Marin County terrain inspired the evolution of modern mountain biking.
This article first appeared in the May 2006 issue and was written by Austin Murphy
The evolution of mountain biking has seen just as many ups and downs as the trails that lace Mount Tam. In 1973, mountain biking pioneer Joe Breeze engineered his old Schwinn Excelsior to withstand the tough terrain of Mill Valley trails. His “ballooner” design caught on, and soon the trails were teeming with bikers.
In 1979, bikes were banned from the narrow trails of Mount Tam. However, Breeze remained undaunted. Two years earlier he had designed the “Breezer,” which embodied the true rugged essence of mountain biking. With mass production of these machines came a mountain-bike fever that spread all the way to Moab, Utah and Durango, Colorado.
Despite this sport’s global popularity, Marin continues to provide some of the most picturesque and breathtaking rides. Some favorites include trails in China Camp State Park, the Coastal Trail above Muir Beach, Eldridge and Old Railroad Grade, and the Bolinas Ridge Trail. Local high schools even offer mountain biking as a school sport; with much success, given that Sir Frances Drake High’s team won the 2004, 2009, 2010, 2011, 2012 and 2015 California state championships. Must be something in that crisp Marin air.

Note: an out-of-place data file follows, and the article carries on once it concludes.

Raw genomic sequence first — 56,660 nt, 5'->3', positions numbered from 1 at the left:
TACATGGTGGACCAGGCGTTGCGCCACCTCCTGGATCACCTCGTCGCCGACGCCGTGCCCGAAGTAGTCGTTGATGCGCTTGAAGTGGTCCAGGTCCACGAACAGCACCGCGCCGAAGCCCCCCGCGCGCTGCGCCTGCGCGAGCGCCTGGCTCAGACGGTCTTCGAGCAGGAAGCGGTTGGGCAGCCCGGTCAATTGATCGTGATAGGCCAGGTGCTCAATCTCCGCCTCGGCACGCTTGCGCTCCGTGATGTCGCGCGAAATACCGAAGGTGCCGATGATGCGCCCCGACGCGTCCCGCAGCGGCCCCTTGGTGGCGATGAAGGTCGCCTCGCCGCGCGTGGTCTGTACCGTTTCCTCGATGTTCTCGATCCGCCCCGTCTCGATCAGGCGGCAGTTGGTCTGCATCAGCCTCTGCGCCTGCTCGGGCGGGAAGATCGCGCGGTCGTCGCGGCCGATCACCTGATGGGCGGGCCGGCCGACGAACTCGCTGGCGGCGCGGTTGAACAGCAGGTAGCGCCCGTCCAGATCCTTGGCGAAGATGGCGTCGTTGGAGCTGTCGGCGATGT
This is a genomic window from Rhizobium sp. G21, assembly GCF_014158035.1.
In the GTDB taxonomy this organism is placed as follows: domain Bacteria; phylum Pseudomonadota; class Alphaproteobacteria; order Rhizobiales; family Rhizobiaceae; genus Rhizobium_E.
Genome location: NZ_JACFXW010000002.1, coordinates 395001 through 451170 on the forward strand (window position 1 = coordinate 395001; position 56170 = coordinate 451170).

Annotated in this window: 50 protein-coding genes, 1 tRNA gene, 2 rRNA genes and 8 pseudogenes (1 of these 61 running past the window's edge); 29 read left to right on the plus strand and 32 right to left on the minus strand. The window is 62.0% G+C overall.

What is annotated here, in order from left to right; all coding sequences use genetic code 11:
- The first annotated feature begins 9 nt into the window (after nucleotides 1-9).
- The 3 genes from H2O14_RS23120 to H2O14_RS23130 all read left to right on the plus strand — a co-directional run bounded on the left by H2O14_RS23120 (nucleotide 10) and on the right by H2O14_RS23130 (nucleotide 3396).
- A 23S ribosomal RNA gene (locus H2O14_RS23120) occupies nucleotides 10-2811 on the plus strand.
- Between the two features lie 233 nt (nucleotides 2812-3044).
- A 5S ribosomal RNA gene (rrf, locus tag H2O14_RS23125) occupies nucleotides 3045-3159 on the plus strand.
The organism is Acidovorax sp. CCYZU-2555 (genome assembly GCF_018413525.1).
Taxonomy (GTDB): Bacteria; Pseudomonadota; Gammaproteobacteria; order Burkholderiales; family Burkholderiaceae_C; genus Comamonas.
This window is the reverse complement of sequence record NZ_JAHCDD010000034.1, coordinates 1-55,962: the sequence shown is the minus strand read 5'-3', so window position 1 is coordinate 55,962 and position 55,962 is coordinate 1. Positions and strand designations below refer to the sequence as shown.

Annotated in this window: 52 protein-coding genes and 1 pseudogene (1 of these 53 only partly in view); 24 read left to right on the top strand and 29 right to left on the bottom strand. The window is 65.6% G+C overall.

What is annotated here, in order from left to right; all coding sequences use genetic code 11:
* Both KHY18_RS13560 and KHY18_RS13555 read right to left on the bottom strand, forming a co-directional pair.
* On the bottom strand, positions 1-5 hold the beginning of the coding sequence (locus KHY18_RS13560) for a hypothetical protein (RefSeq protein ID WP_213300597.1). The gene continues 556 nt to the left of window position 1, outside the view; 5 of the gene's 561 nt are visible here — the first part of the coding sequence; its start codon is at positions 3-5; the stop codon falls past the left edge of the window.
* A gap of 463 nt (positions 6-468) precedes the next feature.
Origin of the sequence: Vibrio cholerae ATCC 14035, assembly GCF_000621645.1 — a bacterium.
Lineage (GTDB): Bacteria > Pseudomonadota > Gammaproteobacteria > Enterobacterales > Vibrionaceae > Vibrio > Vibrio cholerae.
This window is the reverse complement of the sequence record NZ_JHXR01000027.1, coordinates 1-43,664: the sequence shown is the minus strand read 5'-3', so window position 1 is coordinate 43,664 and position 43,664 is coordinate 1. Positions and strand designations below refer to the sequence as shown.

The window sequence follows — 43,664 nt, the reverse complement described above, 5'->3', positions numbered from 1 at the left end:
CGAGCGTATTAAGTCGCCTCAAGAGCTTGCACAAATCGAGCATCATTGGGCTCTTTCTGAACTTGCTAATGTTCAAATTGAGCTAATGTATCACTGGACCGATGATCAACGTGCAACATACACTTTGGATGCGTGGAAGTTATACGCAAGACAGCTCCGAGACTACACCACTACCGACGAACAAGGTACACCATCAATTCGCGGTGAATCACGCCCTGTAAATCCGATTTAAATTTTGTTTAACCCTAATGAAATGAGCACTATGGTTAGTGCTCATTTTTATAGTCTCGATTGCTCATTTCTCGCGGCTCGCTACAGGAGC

Since the late 70s, mountain biking organizations have lobbied for more trails with little success. However, in 1996 Jim Jacobson of the Bicycle Trail Council decided to take matters into his own hands (and into those of his dedicated volunteers). Five years and 10,000 hours of labor resulted in a 10-mile loop around Camp Tamarancho.
Mountain bikers continue to face obstacles in opening up more trails. One thing’s for sure, though: come hell or high water, mountain bikers will continue to fight for their right to ride.